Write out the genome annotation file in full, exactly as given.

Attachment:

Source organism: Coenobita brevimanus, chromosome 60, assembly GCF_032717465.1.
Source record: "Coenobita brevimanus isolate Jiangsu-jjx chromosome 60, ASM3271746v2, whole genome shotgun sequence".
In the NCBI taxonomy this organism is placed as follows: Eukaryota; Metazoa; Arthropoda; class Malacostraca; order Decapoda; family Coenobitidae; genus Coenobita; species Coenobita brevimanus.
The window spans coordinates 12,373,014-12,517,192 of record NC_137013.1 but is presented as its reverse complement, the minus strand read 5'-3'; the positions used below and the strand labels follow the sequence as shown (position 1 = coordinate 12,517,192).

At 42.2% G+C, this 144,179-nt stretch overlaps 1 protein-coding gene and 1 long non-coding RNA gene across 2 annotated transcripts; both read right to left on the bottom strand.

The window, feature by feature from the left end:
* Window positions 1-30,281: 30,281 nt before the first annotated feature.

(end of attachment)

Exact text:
Source organism: Coenobita brevimanus, chromosome 60, assembly GCF_032717465.1.
Source record: "Coenobita brevimanus isolate Jiangsu-jjx chromosome 60, ASM3271746v2, whole genome shotgun sequence".
In the NCBI taxonomy this organism is placed as follows: Eukaryota; Metazoa; Arthropoda; class Malacostraca; order Decapoda; family Coenobitidae; genus Coenobita; species Coenobita brevimanus.
The window spans coordinates 12,373,014-12,517,192 of record NC_137013.1 but is presented as its reverse complement, the minus strand read 5'-3'; the positions used below and the strand labels follow the sequence as shown (position 1 = coordinate 12,517,192).

At 42.2% G+C, this 144,179-nt stretch overlaps 1 protein-coding gene and 1 long non-coding RNA gene across 2 annotated transcripts; both read right to left on the bottom strand.

The window, feature by feature from the left end:
* Window positions 1-30,281: 30,281 nt before the first annotated feature.